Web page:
Denmark accuses Russian spy plane of violating airspace

The Russian ambassador to Denmark, Vladimir Barbin, has been summoned for a talk at the Ministry of Foreign Affairs on Monday, after a Russian plane violated Danish airspace on Friday, according to Foreign Minister Jeppe Kofod.

Danish F16 fighter jets demonstrate the interception of a Belgian air force transport plane as they fly over Denmark, January 14th, 2020
Danish F16 fighter jets demonstrate the interception of a Belgian air force transport plane as they fly over Denmark, January 14th, 2020 as part of NATO drills to deter Russian planes from entering allied airspace. Photo: Johanna Geron/Reuters/Ritzau Scanpix

On Friday, a Russian AN-30 propeller plane was flying east of Bornholm, a Danish island in the Baltic, before it headed towards Swedish territory.

“It is completely unacceptable and extremely worrying in the current situation”, Foreign Minister Jeppe Kofod wrote on Twitter on Sunday.

Danish F16 fighter jets countered the incursion and the plane then left Danish airspace. 

“We are in a special situation across the whole of Europe. That is why, of course, it is really serious when we see Russia violating our airspace. Therefore we have called in the Ambassador so that we can make that view clear to Russia,” Kofod reiterated to newswire Ritzau.

The plane was also briefly in Swedish airspace. It is unknown whether this was a deliberate violation or not.

Russian ambassador to Denmark, Vladimir Barbin has attended several talks at the Ministry of Foreign Affairs since the war in Ukraine.

After the Russian invasion of Ukraine on February 24th, Moscow has threatened retaliation against any countries that participate in the war, which Russia characterises as a “special military operation”, on the side of Ukraine.

Danish fighter aircraft currently patrol the skies over Baltic Sea island Bornholm daily in what has been described as a precaution against potential Russian encroachment on Danish airspace in the area.

Denmark is a member of NATO, unlike Sweden where a debate is taking place over whether it should abandon its non-aligned status and join the alliance.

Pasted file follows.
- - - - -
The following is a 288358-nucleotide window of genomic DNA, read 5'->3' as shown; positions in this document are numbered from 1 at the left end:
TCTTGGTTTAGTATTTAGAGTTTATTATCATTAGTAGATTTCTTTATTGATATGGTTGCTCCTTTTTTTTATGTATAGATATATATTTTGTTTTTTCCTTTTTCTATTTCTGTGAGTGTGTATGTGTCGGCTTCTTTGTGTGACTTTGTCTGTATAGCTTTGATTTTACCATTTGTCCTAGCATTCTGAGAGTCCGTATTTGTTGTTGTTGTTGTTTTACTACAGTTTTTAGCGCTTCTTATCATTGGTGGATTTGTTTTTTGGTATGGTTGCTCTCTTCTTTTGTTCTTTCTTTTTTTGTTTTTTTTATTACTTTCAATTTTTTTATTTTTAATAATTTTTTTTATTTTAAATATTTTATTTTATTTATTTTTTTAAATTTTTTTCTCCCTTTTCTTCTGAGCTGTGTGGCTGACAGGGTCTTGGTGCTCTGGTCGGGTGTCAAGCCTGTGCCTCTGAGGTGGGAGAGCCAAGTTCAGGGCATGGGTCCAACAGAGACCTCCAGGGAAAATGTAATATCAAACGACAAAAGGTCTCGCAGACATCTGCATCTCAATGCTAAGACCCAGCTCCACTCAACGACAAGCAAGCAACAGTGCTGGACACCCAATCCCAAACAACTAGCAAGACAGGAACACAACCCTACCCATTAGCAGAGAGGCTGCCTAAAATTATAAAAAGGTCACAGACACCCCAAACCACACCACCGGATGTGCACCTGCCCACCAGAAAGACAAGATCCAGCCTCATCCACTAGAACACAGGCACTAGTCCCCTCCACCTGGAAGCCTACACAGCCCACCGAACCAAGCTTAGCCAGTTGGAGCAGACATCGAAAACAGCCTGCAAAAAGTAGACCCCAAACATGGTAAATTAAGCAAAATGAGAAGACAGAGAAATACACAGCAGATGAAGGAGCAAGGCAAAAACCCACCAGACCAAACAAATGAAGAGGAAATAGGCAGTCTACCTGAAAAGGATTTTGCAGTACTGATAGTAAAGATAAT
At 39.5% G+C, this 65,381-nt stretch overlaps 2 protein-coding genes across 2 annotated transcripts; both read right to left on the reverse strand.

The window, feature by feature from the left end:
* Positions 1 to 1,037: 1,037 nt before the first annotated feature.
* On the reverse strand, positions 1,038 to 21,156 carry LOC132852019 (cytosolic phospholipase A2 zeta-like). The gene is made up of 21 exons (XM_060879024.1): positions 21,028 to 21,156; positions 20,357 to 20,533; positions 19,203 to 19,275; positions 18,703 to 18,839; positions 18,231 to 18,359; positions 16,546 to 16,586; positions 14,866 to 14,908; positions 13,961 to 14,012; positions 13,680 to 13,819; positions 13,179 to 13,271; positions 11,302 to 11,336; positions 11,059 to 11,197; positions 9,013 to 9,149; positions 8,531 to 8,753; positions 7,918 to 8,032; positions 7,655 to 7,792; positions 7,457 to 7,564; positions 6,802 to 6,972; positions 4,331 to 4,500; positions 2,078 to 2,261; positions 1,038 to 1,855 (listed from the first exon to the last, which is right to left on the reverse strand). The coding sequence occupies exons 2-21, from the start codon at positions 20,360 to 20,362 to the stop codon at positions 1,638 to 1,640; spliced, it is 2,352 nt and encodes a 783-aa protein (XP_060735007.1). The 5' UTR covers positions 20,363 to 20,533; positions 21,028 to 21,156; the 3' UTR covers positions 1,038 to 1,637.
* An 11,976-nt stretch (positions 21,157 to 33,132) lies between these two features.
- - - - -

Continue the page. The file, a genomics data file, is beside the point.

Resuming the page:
Questioned by the Dagens Nyheter newspaper, the Swedish defence minister said there was no proof that the breach was linked to current discussions on Stockholm eventually joining NATO.

Russia has already signalled that Stockholm and Helsinki, which is also contemplating membership, should consider the consequences of such a move on bilateral relations and Europe’s overall security architecture.


Member comments

  1. It is incidents like this that forces neutral countries to consider joining NATO even my own country of Ireland is talking about joining the alliance and we see Sweden and Finland feel threatened by Russia.

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Denmark begins largest military deployment in 23 years

There will be an increase in military traffic across Denmark this weekend, as the country begins the largest deployment of manpower and equipment in Europe since Kosovo in 1999, according to Denmark's Defence Ministry.

Denmark begins largest military deployment in 23 years

Hundreds of vehicles and equipment will initially be transported from Denmark’s barracks and other places to the Port of Køge, from where it will sail to Latvia next week, as part of NATO’s deterrence mission against Russia.

On Thursday, Parliament approved sending a combat battalion with up to 1,000 Danish soldiers to Latvia, and both they and their equipment and vehicles will fill the roads this weekend, the Danish Defence Ministry said.

This means increased military traffic on country roads and motorways: for example, the Training Regiment in Aalborg has to move vehicles from North Jutland via Funen to Køge.

“It is a clear signal to the Baltic countries that we take their security situation seriously,” Foreign Minister Jeppe Kofod said on Thursday. 

The soldiers are expected to be ready to enter NATO command from the beginning of May, to help deter potential threats in the eastern part of Europe, which borders Russia.

According to Danish military, the increase in the number of Danish soldiers in Latvia is part of an already existing collaboration with the Baltic countries.

In recent years, Denmark has carried out various military missions and training exercises with the Baltic soldiers.

In addition to the vehicles and battalion group, Denmark has also supplied NATO with a surveillance aircraft, a frigate warship and mobile air defence radar.

Back in early March, Danish military established a temporary military area at Køge Harbour, where military material has previously been shipped.

Denmark is also increasing its military equipment and weapons contribution to Ukraine by 600 million kroner, Prime Minister Mette Frederiksen said at a briefing on Thursday after meeting with Ukrainian president Volodymyr Zelensky.